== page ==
Lists like this one are built on a rickety foundation of caveats and qualifications, the most important being that musical taste is a curious impulse. Unlike film, unlike novels, it’s almost impossible to diagnose our musical ideals. You don’t point to Christopher Nolan’s Oppenheimer and say, “It looks good.” You describe the performances, the script, the historical import. With music, this process gets a bit hazier. You might enjoy something because it makes you want to dance, or because it reminds you of a commute to some old job. Perhaps the melody is “catchy.” But what does that really mean?
With the advent of algorithmicized streaming media, it’s harder than ever to see outside the fog of our own immediate taste. But it’s important to try, not only for our stale (come on, admit it) sense of adventure, but for the thousands upon thousands of artists creating with little expectation of audience. This list might, I hope, be seen as a breath of possibility. Will you enjoy all of these albums? No. You certainly will not. Beyond that, what qualifications have I to tell you what to listen to? Precious few. With that in mind, unhitch the stern line! Off we go!
- King Gizzard & The Lizard Wizard – PetroDragonic Apocalypse; or, Dawn of Eternal Night: An Annihilation of Planet Earth and the Beginning of Merciless Damnation
For a few thousand rain-soaked Seattleites, ‘23 was the Year of Gizz. The hyper-prolific Australian rockers played guinea pig for the city’s newest outdoor venue, Remlinger Farms, and the three shows went off without a hitch despite torrential downpours. The tree-ringed field will open as a Northwest mainstay next year, thanks in part to this headbanger of a record.
- Bully – Lucky for You
Lead singer Alicia Bognanno has just enough growl in her vocals to channel Courtney Love. But the choruses on Bully’s fourth album are pure bubblegum, in the best possible way. Key tracks: “A Wonderful Life”, “Ms. America”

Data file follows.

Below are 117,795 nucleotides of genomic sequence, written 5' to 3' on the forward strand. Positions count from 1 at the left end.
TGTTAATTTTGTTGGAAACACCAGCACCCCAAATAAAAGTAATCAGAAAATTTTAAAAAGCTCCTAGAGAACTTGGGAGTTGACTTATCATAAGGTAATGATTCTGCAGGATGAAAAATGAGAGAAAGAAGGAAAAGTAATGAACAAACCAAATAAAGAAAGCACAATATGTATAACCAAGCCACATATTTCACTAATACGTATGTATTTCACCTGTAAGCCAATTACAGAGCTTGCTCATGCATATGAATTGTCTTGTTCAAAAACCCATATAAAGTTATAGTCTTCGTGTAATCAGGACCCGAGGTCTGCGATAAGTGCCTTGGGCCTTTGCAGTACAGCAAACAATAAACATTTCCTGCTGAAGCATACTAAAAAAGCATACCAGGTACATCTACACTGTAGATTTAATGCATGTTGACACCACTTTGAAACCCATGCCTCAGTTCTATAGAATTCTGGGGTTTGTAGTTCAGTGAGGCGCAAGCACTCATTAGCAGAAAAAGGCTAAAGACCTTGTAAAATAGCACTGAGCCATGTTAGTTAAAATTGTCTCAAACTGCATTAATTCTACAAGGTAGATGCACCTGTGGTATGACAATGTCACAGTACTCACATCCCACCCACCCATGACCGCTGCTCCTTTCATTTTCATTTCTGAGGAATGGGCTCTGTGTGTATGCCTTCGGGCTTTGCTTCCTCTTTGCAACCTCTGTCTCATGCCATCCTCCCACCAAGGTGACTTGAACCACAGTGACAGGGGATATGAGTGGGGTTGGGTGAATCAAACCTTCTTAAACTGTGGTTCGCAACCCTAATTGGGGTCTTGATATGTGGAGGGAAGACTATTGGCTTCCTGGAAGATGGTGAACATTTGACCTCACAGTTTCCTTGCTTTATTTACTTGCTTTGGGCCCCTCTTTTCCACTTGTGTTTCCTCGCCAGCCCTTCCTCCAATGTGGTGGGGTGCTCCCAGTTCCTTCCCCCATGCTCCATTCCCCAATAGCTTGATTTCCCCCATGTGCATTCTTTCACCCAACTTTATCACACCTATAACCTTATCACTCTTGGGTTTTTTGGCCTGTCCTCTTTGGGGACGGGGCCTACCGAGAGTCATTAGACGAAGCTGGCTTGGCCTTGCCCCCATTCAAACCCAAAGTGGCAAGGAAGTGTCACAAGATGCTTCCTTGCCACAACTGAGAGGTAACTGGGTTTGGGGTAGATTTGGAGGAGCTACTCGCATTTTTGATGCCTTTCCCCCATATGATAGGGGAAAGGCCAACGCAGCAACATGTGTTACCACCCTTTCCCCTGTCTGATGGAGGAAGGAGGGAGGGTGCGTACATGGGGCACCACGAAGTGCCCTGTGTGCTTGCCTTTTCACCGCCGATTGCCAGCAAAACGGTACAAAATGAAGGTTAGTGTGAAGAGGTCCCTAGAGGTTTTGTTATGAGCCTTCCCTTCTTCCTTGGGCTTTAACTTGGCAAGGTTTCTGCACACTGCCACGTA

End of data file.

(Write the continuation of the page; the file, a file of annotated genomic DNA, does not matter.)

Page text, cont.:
- Jon Batiste – World Music Radio
Following his genre-blurring, Grammy-winning WE ARE (2021), the multitalented New Orleans pianist ups the ante with this full-fledged concept album, the concept being a kind of globalized radio program showcasing his many rhythmic interests. “Worship” might stick around as a dancefloor hit.
- Sufjan Stevens – Javelin
Stevens’s heartbreaking, gorgeous new record is dedicated to his late partner Evans Richardson. The sense of loss feels doubly poignant after Stevens’s terrifying battle with Guillain-Barré syndrome earlier this year. He may never finish his 50-State Project, but it doesn’t matter. Stevens is a one-of-a-kind talent who’s spoiled a generation of indie fans. There won’t be another artist like him.
- boygenius – the record
America’s favorite supergroup (I think?) delivers on the hype with their first full-length record. Let’s hope they get along better than famous songwriter collectives of the past. More, please!
- Shabazz Palaces – Robed in Rareness
The Seattle duo continues to drop music that sounds like it’s beamed back from ten years in the future. How do they do that? Extra credit for Rainier Beach shots in the “Binoculars” music video.
- Wednesday – Rat Saw God
A little bit Sonic Youth, a little bit Americana – see: pedal steel guitar – the hardworking rockers from Asheville, North Carolina have their breakthrough album in Rat Saw God. Wednesday channels the spirit of lo-fi Seattle better than anyone on this list, local or not. Key track: “Quarry”
- Arlo Parks – My Soft Machine
Given the success of 2021’s Collapsed in Sunbeams, Parks’s newest round of earworms is less a surprise than a welcome addition. There’s something to be said for dependability. The instrumentation here is precisely as synth-heavy as the musical moment requires. Key track: “Weightless”
- Bakar – Halo
The 20-something North London product scored a hit with 2019’s “Hell N Back.” This album shows he’s not a flash in the pan but a serious songwriting talent. Key track: “All Night”
- Jason Isbell and the 400 Unit – Weathervanes
The late, great David Crosby said that Jason Isbell would “drag country music, kicking and screaming, into this decade.” He was right.
- Laufey – Bewitched